Bird Boxes by Bermudian Environmentalist David Wingate Go Global


Simon Jones reports that a conservation invention— seabird nest boxes—championed by Bermudian environmentalist David Wingate has gone global. In Bermuda, these boxes have helped rebuild the Bermuda petrel (or Cahow, see photo  above) population in Bermuda; now they are going to be used in Hawaii. Bermuda-born Andre Raine will use the nests to help with a translocation project involving Newell’s Shearwater birds (see photo below).

The seabird nest boxes that Dr. Wingate designed have already proved to be a huge success helping to rebuild Cahow numbers in Bermuda.

Now another island has moved to take advantage of the plastic nest boxes, which are dug into the ground. Hawaii’s seabird conservation office, Andre Raine, has ordered 50 of the nests to help with a translocation project involving Newell’s Shearwater birds.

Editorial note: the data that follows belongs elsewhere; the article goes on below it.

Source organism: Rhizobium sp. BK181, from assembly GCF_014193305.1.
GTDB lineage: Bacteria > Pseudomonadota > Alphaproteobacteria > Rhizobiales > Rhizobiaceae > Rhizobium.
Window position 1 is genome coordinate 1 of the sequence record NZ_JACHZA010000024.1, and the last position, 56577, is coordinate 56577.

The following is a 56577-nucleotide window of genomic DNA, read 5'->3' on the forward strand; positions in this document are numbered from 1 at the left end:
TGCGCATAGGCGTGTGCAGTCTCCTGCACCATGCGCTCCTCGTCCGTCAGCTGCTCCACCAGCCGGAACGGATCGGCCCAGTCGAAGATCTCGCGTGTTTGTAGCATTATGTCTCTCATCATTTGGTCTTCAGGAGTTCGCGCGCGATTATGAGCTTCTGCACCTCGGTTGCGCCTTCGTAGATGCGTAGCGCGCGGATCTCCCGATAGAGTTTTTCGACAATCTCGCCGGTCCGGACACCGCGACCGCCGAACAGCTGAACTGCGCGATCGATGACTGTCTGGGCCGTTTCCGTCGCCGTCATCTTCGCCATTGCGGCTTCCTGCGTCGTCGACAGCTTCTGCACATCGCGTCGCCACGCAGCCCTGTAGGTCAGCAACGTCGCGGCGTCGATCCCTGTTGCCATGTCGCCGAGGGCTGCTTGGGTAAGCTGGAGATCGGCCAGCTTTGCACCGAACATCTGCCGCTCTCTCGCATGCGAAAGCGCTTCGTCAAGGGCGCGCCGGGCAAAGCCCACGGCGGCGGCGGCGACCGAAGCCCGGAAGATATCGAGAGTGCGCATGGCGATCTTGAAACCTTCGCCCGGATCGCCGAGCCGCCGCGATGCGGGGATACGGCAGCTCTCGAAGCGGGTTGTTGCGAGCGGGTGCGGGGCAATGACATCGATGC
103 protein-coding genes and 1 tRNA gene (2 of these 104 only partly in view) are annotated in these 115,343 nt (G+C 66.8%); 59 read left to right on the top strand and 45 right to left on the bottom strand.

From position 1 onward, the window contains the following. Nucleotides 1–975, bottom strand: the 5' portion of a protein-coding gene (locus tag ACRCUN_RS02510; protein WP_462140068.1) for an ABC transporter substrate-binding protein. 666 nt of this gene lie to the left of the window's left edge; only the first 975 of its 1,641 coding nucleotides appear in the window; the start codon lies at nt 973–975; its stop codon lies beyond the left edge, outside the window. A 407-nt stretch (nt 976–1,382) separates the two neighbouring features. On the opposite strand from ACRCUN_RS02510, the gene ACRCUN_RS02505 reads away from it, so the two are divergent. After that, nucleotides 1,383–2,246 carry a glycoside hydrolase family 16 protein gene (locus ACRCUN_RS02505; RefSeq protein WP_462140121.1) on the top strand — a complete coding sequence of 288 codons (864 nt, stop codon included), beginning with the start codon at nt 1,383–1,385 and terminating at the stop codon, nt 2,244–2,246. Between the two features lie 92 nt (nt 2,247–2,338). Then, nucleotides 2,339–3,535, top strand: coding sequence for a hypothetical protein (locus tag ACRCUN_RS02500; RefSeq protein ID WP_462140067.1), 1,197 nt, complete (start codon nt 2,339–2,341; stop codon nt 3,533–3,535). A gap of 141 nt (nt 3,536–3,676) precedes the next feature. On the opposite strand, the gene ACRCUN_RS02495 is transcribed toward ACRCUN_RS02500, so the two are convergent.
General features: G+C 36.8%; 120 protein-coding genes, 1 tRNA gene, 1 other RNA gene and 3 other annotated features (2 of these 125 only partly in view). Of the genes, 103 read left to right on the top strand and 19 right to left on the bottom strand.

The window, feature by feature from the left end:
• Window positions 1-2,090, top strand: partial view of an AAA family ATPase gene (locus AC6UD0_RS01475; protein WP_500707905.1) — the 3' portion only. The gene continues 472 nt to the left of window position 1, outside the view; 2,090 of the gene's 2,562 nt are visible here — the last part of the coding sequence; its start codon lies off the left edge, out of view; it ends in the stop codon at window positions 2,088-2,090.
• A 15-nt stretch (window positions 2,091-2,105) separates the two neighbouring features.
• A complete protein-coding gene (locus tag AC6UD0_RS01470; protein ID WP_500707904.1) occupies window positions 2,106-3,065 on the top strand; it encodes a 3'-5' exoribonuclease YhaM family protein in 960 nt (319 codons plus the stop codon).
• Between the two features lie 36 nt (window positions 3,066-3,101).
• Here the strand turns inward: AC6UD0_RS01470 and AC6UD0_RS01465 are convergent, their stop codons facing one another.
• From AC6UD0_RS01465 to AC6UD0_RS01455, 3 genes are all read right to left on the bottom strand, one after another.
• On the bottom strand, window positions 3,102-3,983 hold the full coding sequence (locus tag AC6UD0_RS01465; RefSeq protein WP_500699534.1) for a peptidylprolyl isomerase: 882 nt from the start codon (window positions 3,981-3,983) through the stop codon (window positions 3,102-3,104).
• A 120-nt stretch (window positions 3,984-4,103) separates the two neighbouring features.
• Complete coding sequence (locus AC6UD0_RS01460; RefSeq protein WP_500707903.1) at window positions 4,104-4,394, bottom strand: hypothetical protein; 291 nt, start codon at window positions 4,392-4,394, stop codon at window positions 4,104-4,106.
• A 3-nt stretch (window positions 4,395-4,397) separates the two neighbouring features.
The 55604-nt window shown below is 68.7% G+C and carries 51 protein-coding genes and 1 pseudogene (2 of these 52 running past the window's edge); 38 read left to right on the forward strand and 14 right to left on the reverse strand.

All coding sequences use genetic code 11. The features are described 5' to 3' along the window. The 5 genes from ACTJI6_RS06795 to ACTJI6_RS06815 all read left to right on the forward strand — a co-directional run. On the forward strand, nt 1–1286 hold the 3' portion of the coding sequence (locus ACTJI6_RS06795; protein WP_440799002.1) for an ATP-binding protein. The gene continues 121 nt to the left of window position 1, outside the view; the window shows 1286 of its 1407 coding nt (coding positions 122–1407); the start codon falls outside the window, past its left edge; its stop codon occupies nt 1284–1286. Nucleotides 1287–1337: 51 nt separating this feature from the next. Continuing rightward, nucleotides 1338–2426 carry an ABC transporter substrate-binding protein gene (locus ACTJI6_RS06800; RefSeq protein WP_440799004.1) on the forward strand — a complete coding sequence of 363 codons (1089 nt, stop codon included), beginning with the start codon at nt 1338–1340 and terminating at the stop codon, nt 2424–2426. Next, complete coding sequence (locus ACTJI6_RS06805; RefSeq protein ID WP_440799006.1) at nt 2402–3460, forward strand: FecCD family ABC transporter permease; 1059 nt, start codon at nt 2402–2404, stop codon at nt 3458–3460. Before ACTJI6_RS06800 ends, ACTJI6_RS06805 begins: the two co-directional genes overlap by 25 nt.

“They have worked well in Bermuda,” Dr Wingate said. “We took our first batch of 50 earlier in the Spring and have been using them with the translocation programme at Non Such Island. “We also have plans to continue to distribute them this fall in Non Such and perhaps Southampton Island.”

Dr Wingate first began to look at manufacturing seabird nest boxes back in 1995 in a bid to cut costs and time. Since then he has forged a partnership with a factory in California that industrially produces the polyethylene boxes.

“Andre Raine was born in Bermuda and we have been in contact for some time,” the former conservation officer said. “He co-ordinates the seabird conservation programme in Hawaii and thought the boxes would be an ideal for a translocation project he is working on at the moment. “So he contacted me and ordered 50 of the boxes.” The 50 seabird nest boxes arrived in Hawaii last week.

For full article, see

Photo (and more information on David Wingate) from

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